IT services giant Accenture has admitted that $450 million losses from its NHS work will slash its profits this quarter.

Expected losses from its NHS contracts have reduced Accenture's earnings for the last quarter to US$0.11 per share, down from $0.35 per share a year earlier, due to a pretax provision of $450 million to cover expected losses from its two NHS contracts, which cover deployment and services, it said Tuesday.

The ambitious IT upgrade is supposed to link some 50 million patients in England with doctors and other health-care providers. Aimed for completion around the end of the decade, its goal is to let health-care workers do much of their work online, including accessing patient records and using an e-booking service.

Accenture now believes the costs for its deployment contract will exceed revenue from the work, Chief Financial Officer Mike McGrath said in a conference call Tuesday. He blamed the losses on delays in the delivery of important software from a subcontractor, iSoft Group, as well as higher-than-expected development and integration costs.

In addition, demand for the systems is likely to come later and be slower than anticipated, he said. That's mostly due to the development delays, but also because the UK government decided recently to let health-care providers choose a different system from the one being built by the contracted service providers.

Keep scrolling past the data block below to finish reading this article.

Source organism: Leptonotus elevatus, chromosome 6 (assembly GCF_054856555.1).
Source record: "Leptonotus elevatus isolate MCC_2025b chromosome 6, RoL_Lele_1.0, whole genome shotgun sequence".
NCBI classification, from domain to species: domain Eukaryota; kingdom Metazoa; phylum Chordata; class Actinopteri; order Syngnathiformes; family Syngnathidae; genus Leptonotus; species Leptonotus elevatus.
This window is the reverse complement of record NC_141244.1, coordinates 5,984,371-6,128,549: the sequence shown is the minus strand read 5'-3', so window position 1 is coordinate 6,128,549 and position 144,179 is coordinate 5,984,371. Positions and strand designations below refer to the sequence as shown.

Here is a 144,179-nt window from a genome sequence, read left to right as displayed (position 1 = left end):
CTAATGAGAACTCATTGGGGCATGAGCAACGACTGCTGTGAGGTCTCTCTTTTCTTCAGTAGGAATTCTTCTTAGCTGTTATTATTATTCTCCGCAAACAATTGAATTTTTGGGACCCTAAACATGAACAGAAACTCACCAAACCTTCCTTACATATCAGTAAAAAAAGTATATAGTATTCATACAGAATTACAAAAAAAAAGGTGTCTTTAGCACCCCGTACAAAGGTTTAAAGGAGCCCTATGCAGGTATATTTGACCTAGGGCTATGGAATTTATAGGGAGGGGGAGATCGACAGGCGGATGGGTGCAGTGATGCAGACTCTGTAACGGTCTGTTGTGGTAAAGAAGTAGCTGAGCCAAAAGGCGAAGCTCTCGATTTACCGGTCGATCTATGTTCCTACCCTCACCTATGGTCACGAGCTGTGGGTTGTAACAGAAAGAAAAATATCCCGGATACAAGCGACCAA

"All three of these factors contributed into what I would call the perfect storm," McGrath said.

The company has assigned extra top-level managers to fix the problems as quickly as possible, said Bill Green, Accenture's chief executive officer.

Some analysts on the conference call asked why Accenture didn't cut and run from the NHS project, especially after the government appeared to have "changed the rules" by allowing health providers to choose alternative systems. Green insisted that he believes in the work the NHS is trying to do and said the project will be completed in a way that is "fair to the NHS but also fair to Accenture."

He did suggest that the company is trying to renegotiate its contracts, however. "We're currently talking to the NHS about revisions to the approach and deployment schedule," he said.

The NHS work will represent only about 1 percent of Accenture's revenue for this year, McGrath noted. "While this is a significant issue, it is in fact an isolated one," he said.

Without the NHS charge, Accenture would have made $0.38 per share for the quarter, up from $0.35 a year ago and higher than its original forecast, it said. Revenue for the quarter grew 13 percent in local currency terms, to $4.1 billion, helped by a record increase in consulting revenue, the company said.

Nevertheless, the NHS woes are "a tremendous blow" for the company, according to UK analyst company Ovum. Accenture had already announced a $140 million aggregate loss from the NHS project in its previous fiscal year, Ovum noted.